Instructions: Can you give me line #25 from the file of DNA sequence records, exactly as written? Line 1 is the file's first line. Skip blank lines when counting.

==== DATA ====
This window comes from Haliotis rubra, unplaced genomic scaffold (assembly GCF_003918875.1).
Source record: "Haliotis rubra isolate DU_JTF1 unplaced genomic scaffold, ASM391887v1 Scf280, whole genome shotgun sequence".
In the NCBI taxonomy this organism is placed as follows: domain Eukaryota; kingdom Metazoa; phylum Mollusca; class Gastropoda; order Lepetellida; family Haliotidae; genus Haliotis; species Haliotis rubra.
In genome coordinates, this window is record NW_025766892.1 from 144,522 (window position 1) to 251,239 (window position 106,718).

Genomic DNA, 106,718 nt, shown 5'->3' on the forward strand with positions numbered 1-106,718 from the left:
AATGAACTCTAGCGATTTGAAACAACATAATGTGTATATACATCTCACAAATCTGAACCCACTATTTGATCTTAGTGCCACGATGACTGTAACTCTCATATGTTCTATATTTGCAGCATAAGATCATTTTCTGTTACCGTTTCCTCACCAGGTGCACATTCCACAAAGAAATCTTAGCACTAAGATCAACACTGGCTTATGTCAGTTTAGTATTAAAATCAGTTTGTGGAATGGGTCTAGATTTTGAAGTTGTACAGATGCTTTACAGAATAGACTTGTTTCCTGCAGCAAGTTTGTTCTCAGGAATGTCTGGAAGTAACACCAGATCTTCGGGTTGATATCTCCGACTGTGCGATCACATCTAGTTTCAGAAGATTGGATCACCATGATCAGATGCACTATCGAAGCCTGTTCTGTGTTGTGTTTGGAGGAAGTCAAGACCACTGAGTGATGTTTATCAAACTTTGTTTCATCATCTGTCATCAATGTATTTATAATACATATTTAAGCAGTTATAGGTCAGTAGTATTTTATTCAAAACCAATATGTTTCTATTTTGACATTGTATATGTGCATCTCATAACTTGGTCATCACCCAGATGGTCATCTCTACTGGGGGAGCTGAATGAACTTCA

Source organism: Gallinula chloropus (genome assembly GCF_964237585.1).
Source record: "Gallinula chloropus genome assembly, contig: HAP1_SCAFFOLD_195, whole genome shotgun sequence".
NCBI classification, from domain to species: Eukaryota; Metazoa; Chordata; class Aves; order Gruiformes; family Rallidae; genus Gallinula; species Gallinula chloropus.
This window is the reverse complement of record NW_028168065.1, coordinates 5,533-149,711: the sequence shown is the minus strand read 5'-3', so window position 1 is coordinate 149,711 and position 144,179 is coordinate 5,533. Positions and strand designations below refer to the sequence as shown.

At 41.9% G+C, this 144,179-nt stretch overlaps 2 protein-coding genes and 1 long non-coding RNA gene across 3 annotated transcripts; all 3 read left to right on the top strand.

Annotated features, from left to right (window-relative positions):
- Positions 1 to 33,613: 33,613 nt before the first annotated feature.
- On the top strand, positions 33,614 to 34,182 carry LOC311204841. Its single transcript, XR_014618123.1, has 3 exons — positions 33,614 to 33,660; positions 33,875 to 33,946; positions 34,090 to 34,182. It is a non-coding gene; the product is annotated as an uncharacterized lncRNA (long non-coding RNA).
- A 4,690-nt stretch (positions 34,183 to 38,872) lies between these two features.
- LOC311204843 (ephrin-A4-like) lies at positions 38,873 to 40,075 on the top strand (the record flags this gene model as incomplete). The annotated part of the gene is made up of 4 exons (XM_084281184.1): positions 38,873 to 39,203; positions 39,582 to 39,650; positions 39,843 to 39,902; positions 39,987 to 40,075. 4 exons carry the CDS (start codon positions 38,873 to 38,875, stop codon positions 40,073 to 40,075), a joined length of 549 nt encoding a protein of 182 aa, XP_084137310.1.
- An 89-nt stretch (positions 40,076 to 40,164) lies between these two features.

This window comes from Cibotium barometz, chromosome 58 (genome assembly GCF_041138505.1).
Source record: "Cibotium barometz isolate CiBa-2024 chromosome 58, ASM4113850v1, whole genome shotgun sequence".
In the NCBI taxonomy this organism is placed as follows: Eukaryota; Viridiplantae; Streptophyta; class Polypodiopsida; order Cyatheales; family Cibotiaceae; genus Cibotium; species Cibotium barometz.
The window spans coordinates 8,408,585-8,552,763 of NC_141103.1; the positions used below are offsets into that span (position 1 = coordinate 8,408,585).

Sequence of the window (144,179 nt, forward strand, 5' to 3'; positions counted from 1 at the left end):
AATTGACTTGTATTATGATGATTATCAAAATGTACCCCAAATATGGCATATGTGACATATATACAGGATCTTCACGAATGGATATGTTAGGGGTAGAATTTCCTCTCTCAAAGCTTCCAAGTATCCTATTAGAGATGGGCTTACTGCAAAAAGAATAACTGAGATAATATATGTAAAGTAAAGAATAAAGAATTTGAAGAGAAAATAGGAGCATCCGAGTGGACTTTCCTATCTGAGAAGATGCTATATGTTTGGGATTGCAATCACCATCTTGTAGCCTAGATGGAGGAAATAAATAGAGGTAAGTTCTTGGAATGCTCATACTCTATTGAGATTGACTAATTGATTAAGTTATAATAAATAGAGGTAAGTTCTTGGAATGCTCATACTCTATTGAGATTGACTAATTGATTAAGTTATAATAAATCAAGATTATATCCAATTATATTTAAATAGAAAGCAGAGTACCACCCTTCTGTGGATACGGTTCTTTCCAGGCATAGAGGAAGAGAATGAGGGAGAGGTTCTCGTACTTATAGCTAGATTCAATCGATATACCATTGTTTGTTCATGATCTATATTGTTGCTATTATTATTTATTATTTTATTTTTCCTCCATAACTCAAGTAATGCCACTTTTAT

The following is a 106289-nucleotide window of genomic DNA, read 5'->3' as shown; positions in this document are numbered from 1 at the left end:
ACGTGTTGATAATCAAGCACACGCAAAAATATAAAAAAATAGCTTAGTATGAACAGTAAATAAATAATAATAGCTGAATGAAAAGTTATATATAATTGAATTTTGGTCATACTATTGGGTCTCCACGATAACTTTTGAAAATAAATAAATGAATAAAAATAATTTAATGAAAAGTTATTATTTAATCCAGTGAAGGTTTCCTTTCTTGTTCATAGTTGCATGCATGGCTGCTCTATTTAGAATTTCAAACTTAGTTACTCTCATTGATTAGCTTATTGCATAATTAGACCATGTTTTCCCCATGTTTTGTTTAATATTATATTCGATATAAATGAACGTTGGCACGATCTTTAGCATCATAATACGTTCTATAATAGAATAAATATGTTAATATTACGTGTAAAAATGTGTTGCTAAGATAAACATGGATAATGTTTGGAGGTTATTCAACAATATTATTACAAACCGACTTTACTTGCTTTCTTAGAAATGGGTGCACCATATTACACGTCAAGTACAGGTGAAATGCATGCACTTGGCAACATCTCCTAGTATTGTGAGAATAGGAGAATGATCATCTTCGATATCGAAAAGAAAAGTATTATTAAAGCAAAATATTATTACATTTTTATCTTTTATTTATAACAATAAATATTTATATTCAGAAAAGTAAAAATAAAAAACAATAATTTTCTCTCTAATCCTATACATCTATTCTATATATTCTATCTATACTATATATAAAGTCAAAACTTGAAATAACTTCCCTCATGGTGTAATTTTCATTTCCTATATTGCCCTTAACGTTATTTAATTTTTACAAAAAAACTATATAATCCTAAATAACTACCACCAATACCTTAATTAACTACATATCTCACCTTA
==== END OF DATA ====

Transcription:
ACGTGTTGATAATCAAGCACACGCAAAAATATAAAAAAATAGCTTAGTATGAACAGTAAATAAATAATAATAGCTGAATGAAAAGTTATATATAATTGAATTTTGGTCATACTATTGGGTCTCCACGATAACTTTTGAAAATAAATAAATGAATAAAAATAATTTAATGAAAAGTTATTATTTAATCCAGTGAAGGTTTCCTTTCTTGTTCATAGTTGCATGCATGGCTGCTCTATTTAGAATTTCAAACTTAGTTACTCTCATTGATTAGCTTATTGCATAATTAGACCATGTTTTCCCCATGTTTTGTTTAATATTATATTCGATATAAATGAACGTTGGCACGATCTTTAGCATCATAATACGTTCTATAATAGAATAAATATGTTAATATTACGTGTAAAAATGTGTTGCTAAGATAAACATGGATAATGTTTGGAGGTTATTCAACAATATTATTACAAACCGACTTTACTTGCTTTCTTAGAAATGGGTGCACCATATTACACGTCAAGTACAGGTGAAATGCATGCACTTGGCAACATCTCCTAGTATTGTGAGAATAGGAGAATGATCATCTTCGATATCGAAAAGAAAAGTATTATTAAAGCAAAATATTATTACATTTTTATCTTTTATTTATAACAATAAATATTTATATTCAGAAAAGTAAAAATAAAAAACAATAATTTTCTCTCTAATCCTATACATCTATTCTATATATTCTATCTATACTATATATAAAGTCAAAACTTGAAATAACTTCCCTCATGGTGTAATTTTCATTTCCTATATTGCCCTTAACGTTATTTAATTTTTACAAAAAAACTATATAATCCTAAATAACTACCACCAATACCTTAATTAACTACATATCTCACCTTA